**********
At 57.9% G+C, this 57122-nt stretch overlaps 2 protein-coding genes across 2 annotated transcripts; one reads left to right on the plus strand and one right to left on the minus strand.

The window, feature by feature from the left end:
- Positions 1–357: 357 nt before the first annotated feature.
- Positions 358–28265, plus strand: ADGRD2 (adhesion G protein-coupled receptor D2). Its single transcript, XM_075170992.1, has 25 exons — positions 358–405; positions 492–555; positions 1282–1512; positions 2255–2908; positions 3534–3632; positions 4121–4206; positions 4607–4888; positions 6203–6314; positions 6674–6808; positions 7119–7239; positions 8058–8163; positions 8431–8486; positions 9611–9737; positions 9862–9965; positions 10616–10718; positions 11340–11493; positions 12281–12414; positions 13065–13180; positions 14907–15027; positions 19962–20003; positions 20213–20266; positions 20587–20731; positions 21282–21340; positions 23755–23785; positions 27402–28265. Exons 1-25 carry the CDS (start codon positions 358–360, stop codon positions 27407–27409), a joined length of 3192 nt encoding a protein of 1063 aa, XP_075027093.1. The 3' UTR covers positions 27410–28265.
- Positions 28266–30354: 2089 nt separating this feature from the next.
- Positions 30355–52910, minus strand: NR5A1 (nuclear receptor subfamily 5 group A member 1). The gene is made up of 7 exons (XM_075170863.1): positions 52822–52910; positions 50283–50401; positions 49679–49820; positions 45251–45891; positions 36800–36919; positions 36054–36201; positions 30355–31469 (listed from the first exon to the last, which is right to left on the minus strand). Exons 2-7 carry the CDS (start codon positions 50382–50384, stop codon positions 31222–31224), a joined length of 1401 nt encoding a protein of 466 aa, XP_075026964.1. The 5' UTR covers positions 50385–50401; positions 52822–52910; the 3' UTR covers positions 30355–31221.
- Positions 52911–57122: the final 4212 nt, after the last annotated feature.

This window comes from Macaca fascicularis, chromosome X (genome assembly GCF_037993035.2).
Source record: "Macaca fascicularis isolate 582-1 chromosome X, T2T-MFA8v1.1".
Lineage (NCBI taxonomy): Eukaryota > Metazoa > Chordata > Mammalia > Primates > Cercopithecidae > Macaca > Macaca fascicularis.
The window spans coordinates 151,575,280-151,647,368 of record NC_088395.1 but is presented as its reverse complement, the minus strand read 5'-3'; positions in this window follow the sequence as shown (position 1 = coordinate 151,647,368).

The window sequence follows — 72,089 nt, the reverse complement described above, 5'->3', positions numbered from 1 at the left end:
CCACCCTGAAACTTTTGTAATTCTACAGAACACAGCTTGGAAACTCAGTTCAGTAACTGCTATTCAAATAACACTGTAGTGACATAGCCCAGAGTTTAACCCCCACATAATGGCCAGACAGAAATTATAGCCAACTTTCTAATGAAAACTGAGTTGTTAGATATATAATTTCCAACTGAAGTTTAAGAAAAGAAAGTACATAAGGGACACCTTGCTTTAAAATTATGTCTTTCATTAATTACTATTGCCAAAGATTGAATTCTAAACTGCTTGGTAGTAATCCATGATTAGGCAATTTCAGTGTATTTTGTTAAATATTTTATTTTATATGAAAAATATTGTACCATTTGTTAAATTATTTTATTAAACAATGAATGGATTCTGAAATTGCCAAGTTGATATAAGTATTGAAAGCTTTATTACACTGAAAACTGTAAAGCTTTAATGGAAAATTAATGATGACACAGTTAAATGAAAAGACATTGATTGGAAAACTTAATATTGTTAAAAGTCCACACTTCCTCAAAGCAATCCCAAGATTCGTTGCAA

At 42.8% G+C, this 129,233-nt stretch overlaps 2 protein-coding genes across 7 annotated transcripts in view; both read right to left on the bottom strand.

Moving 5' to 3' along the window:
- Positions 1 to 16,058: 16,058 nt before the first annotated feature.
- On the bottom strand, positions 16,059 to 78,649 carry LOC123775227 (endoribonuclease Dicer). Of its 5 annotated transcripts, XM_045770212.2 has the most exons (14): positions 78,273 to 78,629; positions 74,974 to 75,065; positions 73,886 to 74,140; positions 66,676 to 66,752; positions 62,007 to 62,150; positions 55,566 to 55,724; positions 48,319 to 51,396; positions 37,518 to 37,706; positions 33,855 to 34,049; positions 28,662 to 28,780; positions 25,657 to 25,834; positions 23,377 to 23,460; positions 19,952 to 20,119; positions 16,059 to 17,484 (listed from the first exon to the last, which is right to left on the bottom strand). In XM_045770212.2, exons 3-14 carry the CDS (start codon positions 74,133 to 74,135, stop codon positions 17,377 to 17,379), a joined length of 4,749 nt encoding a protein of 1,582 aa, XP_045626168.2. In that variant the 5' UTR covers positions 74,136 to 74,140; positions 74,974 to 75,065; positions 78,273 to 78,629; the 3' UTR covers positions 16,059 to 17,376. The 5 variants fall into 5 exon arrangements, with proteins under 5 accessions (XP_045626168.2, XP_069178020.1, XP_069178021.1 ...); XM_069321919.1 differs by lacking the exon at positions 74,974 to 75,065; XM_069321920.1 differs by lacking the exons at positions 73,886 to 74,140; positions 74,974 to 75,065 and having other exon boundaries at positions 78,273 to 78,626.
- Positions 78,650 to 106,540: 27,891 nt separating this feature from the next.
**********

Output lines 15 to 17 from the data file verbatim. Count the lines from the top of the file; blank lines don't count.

Moving 5' to 3' along the window:
- Positions 1 to 16,058: 16,058 nt before the first annotated feature.
- On the bottom strand, positions 16,059 to 78,649 carry LOC123775227 (endoribonuclease Dicer). Of its 5 annotated transcripts, XM_045770212.2 has the most exons (14): positions 78,273 to 78,629; positions 74,974 to 75,065; positions 73,886 to 74,140; positions 66,676 to 66,752; positions 62,007 to 62,150; positions 55,566 to 55,724; positions 48,319 to 51,396; positions 37,518 to 37,706; positions 33,855 to 34,049; positions 28,662 to 28,780; positions 25,657 to 25,834; positions 23,377 to 23,460; positions 19,952 to 20,119; positions 16,059 to 17,484 (listed from the first exon to the last, which is right to left on the bottom strand). In XM_045770212.2, exons 3-14 carry the CDS (start codon positions 74,133 to 74,135, stop codon positions 17,377 to 17,379), a joined length of 4,749 nt encoding a protein of 1,582 aa, XP_045626168.2. In that variant the 5' UTR covers positions 74,136 to 74,140; positions 74,974 to 75,065; positions 78,273 to 78,629; the 3' UTR covers positions 16,059 to 17,376. The 5 variants fall into 5 exon arrangements, with proteins under 5 accessions (XP_045626168.2, XP_069178020.1, XP_069178021.1 ...); XM_069321919.1 differs by lacking the exon at positions 74,974 to 75,065; XM_069321920.1 differs by lacking the exons at positions 73,886 to 74,140; positions 74,974 to 75,065 and having other exon boundaries at positions 78,273 to 78,626.